Don canvasses reposition of publishing industry for sustainability
The Associate Professor of Publishing and Media Studies, Department of Mass Communication, Babcock University, Ilishan-Remo, Ogun State, Samuel Okere has insisted that in order for the publishing industry to be sustainable, there is need for repositioning.
He stated this at day 2 of the just concluded Nigeria International Book Fair (NIBF) 2022.
Speaking on the topic: ‘Publishing in Nigeria: Imperative of Change, Growth and Sustainability,’ Okere described publishing as a noble profession and academic discipline that sustains individual growth and national development. Hence, he said publishing must never be allowed to die.
Okere, who is also the Director, Babcock University Press, said members of Nigerian Publishers Association (NPA) must embark on innovative book publishing management, maximise opportunities for e-publishing,q especially for persons with disabilities and harness social media in book promotion.
He further identified nine indices to reposition the publishing industry. They are: Numerical strength, self-preservation, generic product development, visibility, evolving technology, corporate social responsibility, inclusivity, professionalism and reference point input.
On numerical strength, he said publishers are all over the geo-political zones of the country. With over two hundred members, he argued that NPA has the numerical strength.
Okere, however, suggested that with such numerical strength, there is need to preserve publishers’ heritage by addressing piracy. He said NPA has made some progress with their partnership with Nigerian Copyright Commission (NCC), especially in terms of awareness and education.
Concerning generic product development, he acknowledged NPA’s role for publishing educative materials. He, however, advised members to publish journals and books for institutions of higher learning.
Speaking on feasibility, he said, “We must be globally feasible and aesthetically appealing. We must have a website that is beautiful and up to date.”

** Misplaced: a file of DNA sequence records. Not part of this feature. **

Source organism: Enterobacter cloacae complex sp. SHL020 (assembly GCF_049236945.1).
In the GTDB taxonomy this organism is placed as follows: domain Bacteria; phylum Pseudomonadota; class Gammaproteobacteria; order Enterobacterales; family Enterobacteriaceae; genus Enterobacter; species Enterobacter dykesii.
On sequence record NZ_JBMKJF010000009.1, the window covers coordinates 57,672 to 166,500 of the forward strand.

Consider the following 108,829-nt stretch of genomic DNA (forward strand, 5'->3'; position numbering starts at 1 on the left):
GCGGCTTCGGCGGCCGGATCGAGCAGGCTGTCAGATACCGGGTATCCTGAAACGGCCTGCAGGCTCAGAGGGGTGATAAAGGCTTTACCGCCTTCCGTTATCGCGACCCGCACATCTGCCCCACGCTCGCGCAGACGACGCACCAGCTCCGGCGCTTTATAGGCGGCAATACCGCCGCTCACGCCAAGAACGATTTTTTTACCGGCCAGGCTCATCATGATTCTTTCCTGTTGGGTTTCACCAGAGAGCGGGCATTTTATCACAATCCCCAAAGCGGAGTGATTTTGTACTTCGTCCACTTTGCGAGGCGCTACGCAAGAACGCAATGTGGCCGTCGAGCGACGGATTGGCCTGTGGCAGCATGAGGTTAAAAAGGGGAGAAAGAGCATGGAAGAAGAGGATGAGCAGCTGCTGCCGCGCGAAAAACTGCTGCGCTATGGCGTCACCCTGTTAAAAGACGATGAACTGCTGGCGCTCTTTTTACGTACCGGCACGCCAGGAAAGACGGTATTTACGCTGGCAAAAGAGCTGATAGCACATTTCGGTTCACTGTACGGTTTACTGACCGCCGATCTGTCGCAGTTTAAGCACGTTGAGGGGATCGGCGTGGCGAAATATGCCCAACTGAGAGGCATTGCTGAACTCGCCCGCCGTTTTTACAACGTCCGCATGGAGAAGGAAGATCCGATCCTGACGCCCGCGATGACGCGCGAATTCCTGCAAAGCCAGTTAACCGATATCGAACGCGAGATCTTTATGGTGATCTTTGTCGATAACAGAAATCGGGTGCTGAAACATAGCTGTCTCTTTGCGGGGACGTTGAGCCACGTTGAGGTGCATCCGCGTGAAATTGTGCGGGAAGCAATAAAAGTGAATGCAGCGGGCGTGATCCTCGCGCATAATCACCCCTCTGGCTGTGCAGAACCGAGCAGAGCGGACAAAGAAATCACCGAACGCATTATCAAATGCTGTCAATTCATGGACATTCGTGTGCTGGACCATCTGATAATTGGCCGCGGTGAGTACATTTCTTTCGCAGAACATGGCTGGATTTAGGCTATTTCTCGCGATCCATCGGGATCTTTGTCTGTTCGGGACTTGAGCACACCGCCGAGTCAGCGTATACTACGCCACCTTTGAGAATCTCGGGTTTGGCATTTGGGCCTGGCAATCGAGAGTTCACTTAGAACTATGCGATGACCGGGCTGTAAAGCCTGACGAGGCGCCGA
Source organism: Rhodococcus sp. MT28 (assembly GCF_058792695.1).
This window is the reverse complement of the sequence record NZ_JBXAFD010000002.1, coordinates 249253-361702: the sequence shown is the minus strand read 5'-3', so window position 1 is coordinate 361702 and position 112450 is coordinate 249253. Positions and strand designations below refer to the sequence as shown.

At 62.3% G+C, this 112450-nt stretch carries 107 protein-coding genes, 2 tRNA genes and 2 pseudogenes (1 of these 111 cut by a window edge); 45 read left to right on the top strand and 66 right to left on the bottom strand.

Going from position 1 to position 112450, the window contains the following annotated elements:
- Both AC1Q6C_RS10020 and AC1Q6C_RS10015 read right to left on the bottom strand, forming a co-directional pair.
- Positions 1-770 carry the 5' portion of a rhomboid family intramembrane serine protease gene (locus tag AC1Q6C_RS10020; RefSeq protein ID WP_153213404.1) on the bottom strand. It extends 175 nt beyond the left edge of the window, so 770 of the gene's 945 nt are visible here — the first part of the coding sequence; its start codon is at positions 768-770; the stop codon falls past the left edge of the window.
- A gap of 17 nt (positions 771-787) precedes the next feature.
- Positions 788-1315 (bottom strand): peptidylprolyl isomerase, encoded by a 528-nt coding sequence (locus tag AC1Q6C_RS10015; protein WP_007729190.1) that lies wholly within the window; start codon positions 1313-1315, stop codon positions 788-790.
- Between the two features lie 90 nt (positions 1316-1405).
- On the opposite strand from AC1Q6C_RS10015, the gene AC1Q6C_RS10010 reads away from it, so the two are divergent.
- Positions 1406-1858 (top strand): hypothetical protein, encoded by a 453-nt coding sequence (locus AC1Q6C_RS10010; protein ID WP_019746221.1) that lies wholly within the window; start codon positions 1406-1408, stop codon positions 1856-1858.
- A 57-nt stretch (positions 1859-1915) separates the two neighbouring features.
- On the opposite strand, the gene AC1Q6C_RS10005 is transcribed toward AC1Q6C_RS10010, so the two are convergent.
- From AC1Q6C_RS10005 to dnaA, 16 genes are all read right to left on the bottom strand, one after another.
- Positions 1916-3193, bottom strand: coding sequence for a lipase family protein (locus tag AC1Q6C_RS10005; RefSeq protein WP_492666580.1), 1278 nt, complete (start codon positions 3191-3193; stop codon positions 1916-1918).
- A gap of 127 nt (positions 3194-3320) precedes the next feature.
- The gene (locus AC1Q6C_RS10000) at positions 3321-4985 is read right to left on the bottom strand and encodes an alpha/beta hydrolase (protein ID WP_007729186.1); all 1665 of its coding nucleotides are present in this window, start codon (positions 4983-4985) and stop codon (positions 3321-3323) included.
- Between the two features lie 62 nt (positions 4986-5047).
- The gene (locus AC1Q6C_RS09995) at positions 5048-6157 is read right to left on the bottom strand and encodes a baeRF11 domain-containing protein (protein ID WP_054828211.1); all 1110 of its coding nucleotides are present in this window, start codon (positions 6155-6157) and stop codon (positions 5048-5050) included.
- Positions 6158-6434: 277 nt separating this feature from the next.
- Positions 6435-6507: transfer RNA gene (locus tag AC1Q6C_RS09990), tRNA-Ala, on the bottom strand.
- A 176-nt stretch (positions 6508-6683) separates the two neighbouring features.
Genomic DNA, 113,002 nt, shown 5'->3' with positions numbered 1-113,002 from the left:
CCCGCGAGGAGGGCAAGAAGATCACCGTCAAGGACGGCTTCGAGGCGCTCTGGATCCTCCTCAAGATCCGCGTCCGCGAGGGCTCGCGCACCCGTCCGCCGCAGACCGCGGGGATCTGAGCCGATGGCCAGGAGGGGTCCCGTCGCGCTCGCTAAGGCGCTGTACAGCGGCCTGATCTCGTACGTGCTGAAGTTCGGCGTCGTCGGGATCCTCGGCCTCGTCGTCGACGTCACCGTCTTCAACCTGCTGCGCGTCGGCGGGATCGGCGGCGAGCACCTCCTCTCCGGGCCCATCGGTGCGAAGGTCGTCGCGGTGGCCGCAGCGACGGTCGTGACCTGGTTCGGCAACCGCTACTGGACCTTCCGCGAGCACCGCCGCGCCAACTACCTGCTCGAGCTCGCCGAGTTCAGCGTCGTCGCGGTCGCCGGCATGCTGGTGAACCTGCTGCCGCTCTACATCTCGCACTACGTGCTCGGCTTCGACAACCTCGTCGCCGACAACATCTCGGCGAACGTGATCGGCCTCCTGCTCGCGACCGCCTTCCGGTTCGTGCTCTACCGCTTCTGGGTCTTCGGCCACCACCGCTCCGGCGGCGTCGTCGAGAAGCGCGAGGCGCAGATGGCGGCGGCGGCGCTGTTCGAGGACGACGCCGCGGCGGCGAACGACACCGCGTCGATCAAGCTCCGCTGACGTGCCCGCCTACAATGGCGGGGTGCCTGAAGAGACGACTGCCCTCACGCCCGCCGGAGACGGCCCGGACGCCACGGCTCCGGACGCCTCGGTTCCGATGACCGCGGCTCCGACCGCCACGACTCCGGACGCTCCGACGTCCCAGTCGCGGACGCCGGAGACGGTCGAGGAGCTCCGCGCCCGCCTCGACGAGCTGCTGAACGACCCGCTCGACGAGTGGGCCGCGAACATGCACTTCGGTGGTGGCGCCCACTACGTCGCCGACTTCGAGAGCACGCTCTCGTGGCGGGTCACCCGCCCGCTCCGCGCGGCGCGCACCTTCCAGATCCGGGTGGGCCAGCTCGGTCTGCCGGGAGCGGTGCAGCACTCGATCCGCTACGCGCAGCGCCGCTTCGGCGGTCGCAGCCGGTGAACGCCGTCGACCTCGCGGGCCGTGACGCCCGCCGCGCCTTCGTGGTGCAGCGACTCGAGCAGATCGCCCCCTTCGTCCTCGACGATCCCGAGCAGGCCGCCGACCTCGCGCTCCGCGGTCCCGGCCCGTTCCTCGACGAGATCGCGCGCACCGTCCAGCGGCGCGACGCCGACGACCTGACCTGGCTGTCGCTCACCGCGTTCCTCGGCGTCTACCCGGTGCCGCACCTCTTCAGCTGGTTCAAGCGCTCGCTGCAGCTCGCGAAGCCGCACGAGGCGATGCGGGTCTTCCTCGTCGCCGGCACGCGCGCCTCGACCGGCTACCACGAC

The director noted that NPA has to be dynamic and must evolve with new technological trends. He said there is need to embrace digital revolution in order to be sustainable, stressing that “we can have African version of Amazon.”
On inclusivity, he noted that persons with disabilities must be carried along by providing materials for the visually impaired.
Okere advised members to leverage publishing audio books in electronic formats. He noted that there is need to have inclusive access to literacy materials.
Speaking further, he stressed the need for publishing to be professionalised. He warned, “if we don’t think professionalism, then we are not growing and that is quackery.”
Speaking on reference Point Input, he cited American Publishers Association that is a good reference point in publishing across the globe. He said NPA must be a good reference point, while suggesting that ‘The Publishers’ journal must be revived.
Okere noted that it is important to think of the nine indices; harness and harmonize them; think change, growth and sustainability.
He observed that publishing thrives on ideas and publishers have the ideas. He said there is also technology at their disposal and technology is driving change and changing the narrative.
According to him, “we are in a changing world, every mode of production and social relations is changing so we must not let publishing die.”
Representative of NPA president, Alh. Lukman Dauda, said publishing business is profitable but observed that lack of unity has been a major challenge.
Dauda, who is also the vice president, stressed that there is need for collaboration among members. He identified another challenge which is the activities of pirates. He, however said this could be addressed by being united.
Chairman of the event, Mr. Henry Idogun, said publishers’ books could be dramatised. He cited Chinua Achebe’s Things Fall Apart that was acted into film and translated into many languages.
Director General Nigerian Copyright Commission (NCC) Mr. John Asein, said the challenge facing the industry is that “we talk and we don’t act.” He said there is need for publishers to include holograms in their books in order to check the excesses of pirates.
In his speech, Prof. of Publishing, University of Ibadan, Andrew Okwilagwe, said Nigerians love to read but they don’t get what they want to read. He advised publishers to do thorough research and find out what the public is interested in reading.